No one said it would be easy to sell a book on Sen. Hillary Rodham Clinton. Not when nearly 20 already have been published (including "The Hillary Clinton Voodoo Kit: Stick It to Her, Before She Sticks It to You!"). Not when celebrity author Carl Bernstein's biography on the former first lady has arrived on store shelves three days earlier.
Authors Jeff Gerth and Don Van Natta Jr. have had to labor not only to escape the shadow of Watergate reporting hero Bernstein but also to cope with the particular loathing the Clinton camp has reserved for their biography, "Her Way."
Clinton supporters have never forgiven Gerth as the journalist who wrote the first story on Bill and Hillary Clinton's Ozark Mountain vacation development, Whitewater. They have been trashing the duo, who both made their names at the New York Times, for allegedly carrying a grudge and, as Clinton spokesman Philippe Reines has charged, "rehashing for cash."
In dozens of radio and television interviews, Gerth and Van Natta have tried to turn the conflict to their advantage. They depict themselves as truth tellers whom the New York senator and Democratic presidential front-runner wants to silence. "Her Way's" promotional headline: "The Book She Doesn't Want You to Read."
For The Record
Los Angeles Times Saturday June 23, 2007 Home Edition Main News Part A Page 2 National Desk 1 inches; 45 words Type of Material: Correction
Clinton biography: In some copies of today's Calendar section, Taylor Branch was credited with writing "Eyes on the Prize." Juan Williams wrote "Eyes on the Prize: America's Civil Rights Years 1954-1965." Branch wrote "Parting the Waters: America in the King Years 1954-63," among other books.
"Her Way" publisher Little, Brown won a round in the promotion wars when it got a lengthy adaptation of part of the book, on Clinton's Iraq war record, published in the New York Times Sunday magazine. The paper considered running another excerpt in the news pages but didn't reach an agreement with the publisher, which worried "it would steal too much thunder from the book," according to Times Editor Bill Keller.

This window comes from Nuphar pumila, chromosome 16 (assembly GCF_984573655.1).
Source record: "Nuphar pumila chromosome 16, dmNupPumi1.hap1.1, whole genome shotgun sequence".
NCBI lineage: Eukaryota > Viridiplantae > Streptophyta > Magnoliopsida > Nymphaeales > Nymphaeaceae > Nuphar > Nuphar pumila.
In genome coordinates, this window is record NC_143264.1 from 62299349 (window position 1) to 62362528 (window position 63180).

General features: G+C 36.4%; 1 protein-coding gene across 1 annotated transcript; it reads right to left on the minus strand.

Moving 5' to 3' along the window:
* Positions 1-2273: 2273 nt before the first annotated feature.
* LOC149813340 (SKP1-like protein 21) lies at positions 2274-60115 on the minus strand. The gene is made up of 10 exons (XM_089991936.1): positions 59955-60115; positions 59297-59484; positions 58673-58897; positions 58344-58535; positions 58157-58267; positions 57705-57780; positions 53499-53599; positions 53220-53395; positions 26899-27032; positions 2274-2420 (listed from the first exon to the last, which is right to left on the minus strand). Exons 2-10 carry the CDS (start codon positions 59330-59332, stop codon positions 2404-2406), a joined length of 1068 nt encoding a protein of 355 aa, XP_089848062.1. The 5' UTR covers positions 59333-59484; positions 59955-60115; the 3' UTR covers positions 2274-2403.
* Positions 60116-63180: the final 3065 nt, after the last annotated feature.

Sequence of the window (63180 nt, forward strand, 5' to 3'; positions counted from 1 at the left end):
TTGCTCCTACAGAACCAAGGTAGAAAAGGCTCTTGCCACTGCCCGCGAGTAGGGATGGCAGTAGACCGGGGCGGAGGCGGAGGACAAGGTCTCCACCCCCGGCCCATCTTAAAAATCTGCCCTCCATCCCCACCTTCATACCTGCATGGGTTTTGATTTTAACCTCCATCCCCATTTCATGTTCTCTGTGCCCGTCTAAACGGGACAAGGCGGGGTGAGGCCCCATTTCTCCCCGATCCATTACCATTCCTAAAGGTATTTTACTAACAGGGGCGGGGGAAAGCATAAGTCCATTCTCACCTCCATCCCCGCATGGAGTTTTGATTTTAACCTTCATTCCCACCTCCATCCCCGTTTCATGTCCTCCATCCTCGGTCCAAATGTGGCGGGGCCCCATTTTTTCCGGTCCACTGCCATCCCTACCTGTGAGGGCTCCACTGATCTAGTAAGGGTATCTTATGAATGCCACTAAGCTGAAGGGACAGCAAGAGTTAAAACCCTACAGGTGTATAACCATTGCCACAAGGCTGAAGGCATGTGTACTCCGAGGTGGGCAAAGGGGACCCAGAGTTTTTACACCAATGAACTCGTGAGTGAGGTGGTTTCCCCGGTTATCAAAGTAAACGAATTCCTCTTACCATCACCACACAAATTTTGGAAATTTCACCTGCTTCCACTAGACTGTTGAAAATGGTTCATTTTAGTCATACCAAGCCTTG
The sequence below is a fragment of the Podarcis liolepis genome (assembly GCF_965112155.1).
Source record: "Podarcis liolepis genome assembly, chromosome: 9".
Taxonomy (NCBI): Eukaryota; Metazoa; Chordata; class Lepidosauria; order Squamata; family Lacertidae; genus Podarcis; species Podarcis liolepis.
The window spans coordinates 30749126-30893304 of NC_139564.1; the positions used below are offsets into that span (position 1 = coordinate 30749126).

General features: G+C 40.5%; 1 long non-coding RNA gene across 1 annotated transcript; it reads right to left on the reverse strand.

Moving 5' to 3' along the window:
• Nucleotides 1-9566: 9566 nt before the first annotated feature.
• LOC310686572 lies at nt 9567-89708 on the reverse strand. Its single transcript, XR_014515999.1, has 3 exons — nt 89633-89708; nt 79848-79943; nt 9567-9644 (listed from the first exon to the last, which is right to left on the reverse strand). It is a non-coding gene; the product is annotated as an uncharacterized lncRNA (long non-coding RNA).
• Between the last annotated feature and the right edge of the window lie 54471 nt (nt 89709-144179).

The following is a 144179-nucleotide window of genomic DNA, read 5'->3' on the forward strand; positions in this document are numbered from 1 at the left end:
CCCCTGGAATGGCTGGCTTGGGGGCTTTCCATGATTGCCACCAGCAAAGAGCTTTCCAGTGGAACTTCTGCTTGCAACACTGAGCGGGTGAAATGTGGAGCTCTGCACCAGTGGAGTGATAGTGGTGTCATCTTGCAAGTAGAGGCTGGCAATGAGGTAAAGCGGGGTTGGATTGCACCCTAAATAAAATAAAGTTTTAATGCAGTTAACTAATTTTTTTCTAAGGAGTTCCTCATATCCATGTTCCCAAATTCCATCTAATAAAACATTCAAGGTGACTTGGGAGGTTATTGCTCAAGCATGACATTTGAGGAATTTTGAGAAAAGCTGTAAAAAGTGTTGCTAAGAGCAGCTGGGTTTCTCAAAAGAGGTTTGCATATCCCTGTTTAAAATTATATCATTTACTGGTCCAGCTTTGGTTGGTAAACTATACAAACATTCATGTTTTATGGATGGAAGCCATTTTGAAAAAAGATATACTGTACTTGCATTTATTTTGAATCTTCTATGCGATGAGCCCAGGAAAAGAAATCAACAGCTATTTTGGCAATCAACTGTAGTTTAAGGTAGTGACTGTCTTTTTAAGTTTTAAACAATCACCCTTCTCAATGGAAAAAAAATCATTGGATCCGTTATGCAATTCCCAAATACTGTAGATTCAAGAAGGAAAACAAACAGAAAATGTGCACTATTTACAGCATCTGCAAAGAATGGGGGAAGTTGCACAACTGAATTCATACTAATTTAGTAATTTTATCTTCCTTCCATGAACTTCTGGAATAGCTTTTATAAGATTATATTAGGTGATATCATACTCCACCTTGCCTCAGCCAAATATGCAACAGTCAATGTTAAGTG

When a Los Angeles Times reporter pressed him about his paper's decision not to run the news story, Van Natta snapped that the questions were "straight out of the Clinton talking points." The 42-year-old writer added, in explanation, "I am under a tremendous amount of pressure."
Unfortunately for the authors, the substantial heat around the book has not yet turned into fire at bookstore checkout stands. Nielsen BookScan reported that -- as of last Sunday, after 10 days in stores -- "Her Way" had sold 7,000 copies. That put it well behind Bernstein's "Woman in Charge," which sold 25,000 copies in its first 13 days. Neither biography was within fighting distance of Clinton's "Living History," the 2003 autobiography that sold 439,000 in its debut week. (BookScan tracks sales at about 70% of retail outlets.)
Both "Her Way" and "A Woman in Charge" are "serious books published with enthusiasm" but might not deliver what readers really want, said Peter Osnos, editor at large for book publisher PublicAffairs.
"If you are a Hillary fan, you don't want to read a book that is really negative. And if you are a Hillary hater, you want a book that really creams her," said Osnos. "Both these books are too straight to
Van Natta and Gerth say they ran into opposition from the moment they told Clinton's staff they had a book in the works. Many of those they called, including Clinton's colleagues in the Senate, refused to speak, on instructions from Clinton's office, they said. The senator's aides denied that they ordered anyone not to cooperate. But many Clinton loyalists did not require prodding given Gerth's connection to the original Whitewater story.
The Media Matters factor
Leading the charge against Gerth and Van Natta has been the liberal watchdog organization Media Matters for America. Two weeks before the book's June 8 release date, the website began pounding away with what would be the first of about 30 postings. It dredged up criticism of the reporters' past stories, focusing initially on critical reviews of Gerth's Whitewater story. Media Matters accused the reporter of "an over-hyping [of] innocuous facts."
Like other reporters, Gerth and Van Natta described close ties between Media Matters and the Clintons. They write, for example, that a former Clinton staffer was among the key advisors during the group's start-up.
Gerth, 62, defended his coverage of the Arkansas land deal. He said he had no idea the story would take on a life of its own. "It turned out to have more [longevity] than I or anyone else imagined it would."
Two weeks prior to publication, the Washington Post published an article about the two Clinton biographies, effectively dumping the news on the eve of the long Memorial Day weekend. There is evidence the Clinton team had seen at least portions of the Gerth-Van Natta book prior to publication but no proof they had a hand in its early release. Still, a trusted hand from the Clinton White House said such a maneuver would be standard operating procedure.
"If you have access to information like this, why not put it out and have the force of it dissipated by the end of the long weekend?" said Mark Fabiani, the Clinton administration lawyer who completed so many pre-holiday document dumps that reporters came to dread working late on "Fabiani Fridays."